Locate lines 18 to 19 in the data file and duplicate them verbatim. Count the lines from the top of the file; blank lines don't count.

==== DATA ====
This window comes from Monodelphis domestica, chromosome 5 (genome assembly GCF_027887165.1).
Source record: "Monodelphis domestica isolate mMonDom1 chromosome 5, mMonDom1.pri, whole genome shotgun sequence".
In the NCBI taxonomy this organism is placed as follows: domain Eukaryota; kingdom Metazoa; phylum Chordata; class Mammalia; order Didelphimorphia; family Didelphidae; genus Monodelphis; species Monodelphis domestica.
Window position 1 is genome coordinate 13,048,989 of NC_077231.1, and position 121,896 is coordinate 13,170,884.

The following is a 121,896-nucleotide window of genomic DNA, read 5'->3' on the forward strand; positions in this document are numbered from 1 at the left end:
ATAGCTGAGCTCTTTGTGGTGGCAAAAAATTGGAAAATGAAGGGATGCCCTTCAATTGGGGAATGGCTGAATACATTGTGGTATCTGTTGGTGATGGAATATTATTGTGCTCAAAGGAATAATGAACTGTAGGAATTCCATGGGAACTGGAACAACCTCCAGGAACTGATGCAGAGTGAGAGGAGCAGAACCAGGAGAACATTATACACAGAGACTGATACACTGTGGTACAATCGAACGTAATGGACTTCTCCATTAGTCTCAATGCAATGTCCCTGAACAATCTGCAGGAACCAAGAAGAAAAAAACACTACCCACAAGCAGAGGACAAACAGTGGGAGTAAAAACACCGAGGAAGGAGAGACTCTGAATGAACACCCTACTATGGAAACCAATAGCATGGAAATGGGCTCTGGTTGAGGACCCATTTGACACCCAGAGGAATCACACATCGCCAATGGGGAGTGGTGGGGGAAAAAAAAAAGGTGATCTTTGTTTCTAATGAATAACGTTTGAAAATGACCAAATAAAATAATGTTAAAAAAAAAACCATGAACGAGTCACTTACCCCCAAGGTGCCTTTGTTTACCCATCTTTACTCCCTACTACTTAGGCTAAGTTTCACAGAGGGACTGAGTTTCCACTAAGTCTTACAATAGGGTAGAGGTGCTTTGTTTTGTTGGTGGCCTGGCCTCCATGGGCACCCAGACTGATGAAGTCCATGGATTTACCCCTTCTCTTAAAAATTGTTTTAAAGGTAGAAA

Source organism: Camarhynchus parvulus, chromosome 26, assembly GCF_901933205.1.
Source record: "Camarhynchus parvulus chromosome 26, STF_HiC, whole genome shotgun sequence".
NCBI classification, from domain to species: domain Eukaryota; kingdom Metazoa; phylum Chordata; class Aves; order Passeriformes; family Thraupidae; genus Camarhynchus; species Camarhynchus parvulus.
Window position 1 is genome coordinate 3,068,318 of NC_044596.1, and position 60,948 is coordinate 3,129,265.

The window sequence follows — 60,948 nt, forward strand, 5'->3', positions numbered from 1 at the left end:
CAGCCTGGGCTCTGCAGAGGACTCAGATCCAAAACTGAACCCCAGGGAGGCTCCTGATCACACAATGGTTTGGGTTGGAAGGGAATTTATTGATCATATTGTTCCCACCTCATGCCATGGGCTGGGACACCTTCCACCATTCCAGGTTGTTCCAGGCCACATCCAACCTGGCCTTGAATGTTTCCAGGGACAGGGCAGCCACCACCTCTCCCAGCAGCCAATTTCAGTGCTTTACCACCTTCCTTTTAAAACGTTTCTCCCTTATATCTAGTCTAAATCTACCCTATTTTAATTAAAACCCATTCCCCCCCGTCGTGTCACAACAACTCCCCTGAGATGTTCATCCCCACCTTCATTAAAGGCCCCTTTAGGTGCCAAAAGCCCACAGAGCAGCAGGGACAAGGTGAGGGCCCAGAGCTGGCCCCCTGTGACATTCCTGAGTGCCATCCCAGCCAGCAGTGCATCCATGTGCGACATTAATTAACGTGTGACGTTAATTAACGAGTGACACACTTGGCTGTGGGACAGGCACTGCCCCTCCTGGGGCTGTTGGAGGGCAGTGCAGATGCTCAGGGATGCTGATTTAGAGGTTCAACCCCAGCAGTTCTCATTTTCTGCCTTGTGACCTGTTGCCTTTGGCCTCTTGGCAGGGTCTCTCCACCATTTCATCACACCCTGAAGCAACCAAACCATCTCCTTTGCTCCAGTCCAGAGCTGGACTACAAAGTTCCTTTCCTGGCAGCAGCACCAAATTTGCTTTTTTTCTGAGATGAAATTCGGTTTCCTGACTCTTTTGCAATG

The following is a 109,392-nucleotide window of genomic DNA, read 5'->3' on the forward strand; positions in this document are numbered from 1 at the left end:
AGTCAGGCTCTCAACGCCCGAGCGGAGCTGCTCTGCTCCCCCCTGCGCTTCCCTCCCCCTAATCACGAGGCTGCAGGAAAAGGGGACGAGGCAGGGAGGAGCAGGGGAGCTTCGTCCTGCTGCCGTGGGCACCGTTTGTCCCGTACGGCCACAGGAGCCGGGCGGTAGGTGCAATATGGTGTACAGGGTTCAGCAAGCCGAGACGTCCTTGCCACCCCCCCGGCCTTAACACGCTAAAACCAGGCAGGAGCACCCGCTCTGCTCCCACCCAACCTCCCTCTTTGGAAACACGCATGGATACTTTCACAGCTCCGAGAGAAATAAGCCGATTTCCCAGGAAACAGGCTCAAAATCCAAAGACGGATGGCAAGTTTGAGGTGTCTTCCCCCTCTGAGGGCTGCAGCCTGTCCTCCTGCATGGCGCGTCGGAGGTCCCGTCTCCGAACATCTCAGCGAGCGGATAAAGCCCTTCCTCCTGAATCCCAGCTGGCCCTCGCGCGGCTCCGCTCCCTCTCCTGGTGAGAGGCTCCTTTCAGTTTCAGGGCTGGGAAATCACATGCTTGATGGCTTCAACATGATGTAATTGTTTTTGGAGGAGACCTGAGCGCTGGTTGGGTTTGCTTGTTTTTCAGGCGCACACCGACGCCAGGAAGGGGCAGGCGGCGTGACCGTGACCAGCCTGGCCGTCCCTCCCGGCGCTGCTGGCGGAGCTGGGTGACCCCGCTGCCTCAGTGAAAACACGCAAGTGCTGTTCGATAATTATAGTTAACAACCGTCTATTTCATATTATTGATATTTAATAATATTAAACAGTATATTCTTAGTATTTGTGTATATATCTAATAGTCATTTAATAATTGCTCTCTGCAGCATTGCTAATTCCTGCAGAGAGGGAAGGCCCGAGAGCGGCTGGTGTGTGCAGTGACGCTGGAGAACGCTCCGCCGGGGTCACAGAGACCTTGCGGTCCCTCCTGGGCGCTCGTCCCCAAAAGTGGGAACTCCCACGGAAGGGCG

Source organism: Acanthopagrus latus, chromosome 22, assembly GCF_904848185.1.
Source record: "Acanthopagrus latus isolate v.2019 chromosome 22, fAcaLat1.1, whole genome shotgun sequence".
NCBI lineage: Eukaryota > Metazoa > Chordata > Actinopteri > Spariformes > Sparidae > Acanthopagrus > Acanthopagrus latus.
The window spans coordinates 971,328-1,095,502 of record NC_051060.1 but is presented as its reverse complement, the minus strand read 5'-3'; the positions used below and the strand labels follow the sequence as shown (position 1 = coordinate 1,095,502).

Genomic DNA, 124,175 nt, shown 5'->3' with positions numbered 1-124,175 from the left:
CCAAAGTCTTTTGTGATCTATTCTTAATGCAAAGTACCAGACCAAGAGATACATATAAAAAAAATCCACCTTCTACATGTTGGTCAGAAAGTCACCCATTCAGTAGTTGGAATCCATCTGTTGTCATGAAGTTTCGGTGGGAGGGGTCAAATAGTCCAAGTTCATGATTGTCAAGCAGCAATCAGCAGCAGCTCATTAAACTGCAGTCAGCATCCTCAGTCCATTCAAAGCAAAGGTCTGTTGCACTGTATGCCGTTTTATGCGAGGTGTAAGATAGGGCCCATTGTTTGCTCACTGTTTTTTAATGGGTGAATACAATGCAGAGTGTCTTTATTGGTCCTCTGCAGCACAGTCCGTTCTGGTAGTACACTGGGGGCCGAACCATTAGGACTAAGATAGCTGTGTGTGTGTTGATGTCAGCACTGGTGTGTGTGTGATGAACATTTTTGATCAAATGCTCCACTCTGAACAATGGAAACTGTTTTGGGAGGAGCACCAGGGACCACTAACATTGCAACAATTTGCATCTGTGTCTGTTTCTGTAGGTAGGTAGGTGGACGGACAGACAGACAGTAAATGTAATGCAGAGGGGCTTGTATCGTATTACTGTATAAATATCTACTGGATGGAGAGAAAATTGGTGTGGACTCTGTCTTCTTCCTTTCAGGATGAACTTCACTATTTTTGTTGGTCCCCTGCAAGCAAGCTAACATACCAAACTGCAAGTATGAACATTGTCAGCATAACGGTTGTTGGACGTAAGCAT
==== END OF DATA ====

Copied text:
The window spans coordinates 971,328-1,095,502 of record NC_051060.1 but is presented as its reverse complement, the minus strand read 5'-3'; the positions used below and the strand labels follow the sequence as shown (position 1 = coordinate 1,095,502).

Genomic DNA, 124,175 nt, shown 5'->3' with positions numbered 1-124,175 from the left: